Alternatively, you could stream from a standalone hardware encoder. These come at a more premium price-point but are particularly handy for events or mobile streaming rigs and professional radio studios. 



Ingest Log [View]

The Ingest Log is where you can view the live communications between your encoder and our server, it can be accessed in your stream page on Portal. It shows a list of actions that have been performed by the server, and updates its status when there is a disconnection or connection from your encoder, a metadata change or a new listener.


Logs will be structured as follows:

[(DATE)  (TIME)] (STATUS) (SOURCE) (DETAILS OF CHANGE) (/MOUNTPOINT) (NEW VALUE)


Below are examples of some of the typical messages you might see:


Listener Count change:

[2019-10-15  07:30:00] INFO source/source_read listener count on /sharpstreamradio.mp3 now 4

Metadata change:

[2019-10-15  07:30:00] INFO admin/command_metadata Metadata song on /sharpstreamradio.mp3 set to "I'm Gonna Be (500 Miles)"

Disconnection:

[2019-10-15  07:30:00] WARN source/source_read Nothing received on /sharpstreamradio.mp3 for 3 seconds
[2019-10-15  07:30:03] WARN fserve/fserve_client_create req for file "/usr/local/share/icecast/web/sharpstreamradio.mp3" No such file or directory

Ingest/Ingress [View]

An Ingest (sometimes referred to as an Ingress) is where we receive your audio stream. We have a number of servers that handle all the incoming connections from our clients. When you set up your encoder with the stream details we provide you, you're directing your stream to a port on our ingest server.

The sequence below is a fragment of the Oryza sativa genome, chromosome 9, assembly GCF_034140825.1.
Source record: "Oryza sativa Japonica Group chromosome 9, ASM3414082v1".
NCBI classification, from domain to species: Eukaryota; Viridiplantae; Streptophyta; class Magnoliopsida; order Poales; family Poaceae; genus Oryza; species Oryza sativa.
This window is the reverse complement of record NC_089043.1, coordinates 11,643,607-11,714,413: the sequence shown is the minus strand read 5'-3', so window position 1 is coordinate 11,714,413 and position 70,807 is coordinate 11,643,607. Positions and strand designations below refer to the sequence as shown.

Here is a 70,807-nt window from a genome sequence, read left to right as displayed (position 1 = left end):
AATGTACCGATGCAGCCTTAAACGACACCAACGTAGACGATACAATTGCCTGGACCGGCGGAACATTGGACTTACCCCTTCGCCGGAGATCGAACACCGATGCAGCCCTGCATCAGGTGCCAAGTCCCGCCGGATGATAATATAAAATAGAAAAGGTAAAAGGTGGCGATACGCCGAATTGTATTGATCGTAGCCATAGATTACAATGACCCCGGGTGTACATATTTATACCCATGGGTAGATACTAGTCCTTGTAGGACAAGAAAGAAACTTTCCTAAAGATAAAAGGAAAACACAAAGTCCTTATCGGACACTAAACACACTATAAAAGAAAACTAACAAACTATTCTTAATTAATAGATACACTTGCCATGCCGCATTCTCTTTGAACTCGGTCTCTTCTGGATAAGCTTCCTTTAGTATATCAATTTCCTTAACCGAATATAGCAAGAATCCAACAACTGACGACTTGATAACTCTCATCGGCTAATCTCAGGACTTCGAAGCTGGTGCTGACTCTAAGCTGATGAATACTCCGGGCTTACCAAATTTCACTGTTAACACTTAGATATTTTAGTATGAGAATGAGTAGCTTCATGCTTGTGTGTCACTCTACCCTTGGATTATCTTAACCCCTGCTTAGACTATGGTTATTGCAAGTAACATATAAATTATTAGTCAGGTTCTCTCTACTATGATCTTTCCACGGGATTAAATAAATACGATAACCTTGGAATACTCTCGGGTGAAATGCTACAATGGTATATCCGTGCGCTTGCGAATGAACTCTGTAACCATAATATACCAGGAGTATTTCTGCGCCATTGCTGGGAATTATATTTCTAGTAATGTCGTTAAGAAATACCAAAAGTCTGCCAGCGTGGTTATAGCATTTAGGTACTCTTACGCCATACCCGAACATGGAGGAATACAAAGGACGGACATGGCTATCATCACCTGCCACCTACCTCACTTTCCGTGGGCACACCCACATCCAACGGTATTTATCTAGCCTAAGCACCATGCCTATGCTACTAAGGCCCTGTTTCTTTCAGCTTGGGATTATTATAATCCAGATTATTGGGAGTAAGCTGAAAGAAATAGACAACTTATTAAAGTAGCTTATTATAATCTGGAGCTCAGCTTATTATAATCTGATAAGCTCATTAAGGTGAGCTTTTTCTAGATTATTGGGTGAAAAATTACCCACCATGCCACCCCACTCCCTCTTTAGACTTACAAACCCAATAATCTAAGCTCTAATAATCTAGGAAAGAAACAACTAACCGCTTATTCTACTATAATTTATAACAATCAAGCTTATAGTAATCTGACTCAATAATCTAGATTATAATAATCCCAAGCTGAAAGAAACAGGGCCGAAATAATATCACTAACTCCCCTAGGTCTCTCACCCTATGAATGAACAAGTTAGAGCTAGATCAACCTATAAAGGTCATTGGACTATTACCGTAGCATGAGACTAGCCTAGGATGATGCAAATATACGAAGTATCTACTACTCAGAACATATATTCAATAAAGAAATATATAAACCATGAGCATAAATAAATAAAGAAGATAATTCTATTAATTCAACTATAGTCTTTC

This stream is distributed to your listeners via multiple edge servers, which are load-balanced (i.e. the servers work together to handle hundreds of listener connections) for extra stability, security and reliability.


You can monitor your Ingress feed in your Portal account (located in your stream page under Stream Information).


Items and Item Properties [View]

*This definition is in specific reference to our on-demand content manager, Platform*


Item is the term used in Platform for content that can contains a media file (audio), an image, title, description, tags and publishing information. This bundle of information is what gets consumed by your listeners when they access your on-demand content.


Below is an example of an item and its constituent parts as it appears in the Platform items list.



Property NameDefinition
Show IDA six-digit, unique identifier that is referenced in the URL for any given Item as the show_id query - clicking this number will direct you to the listener-facing Item URL. (http://platform.sharp-stream.com/client.php?client_id=176&show_id=549041)
Item TypeThis is indicates the nature of the item's creation. If you load a file from your disk to a Platform item, this would be marked as an "Upload" If it is an item is recorded from a scheduled recording instance in "Scheduler" this will be marked as a "Recording".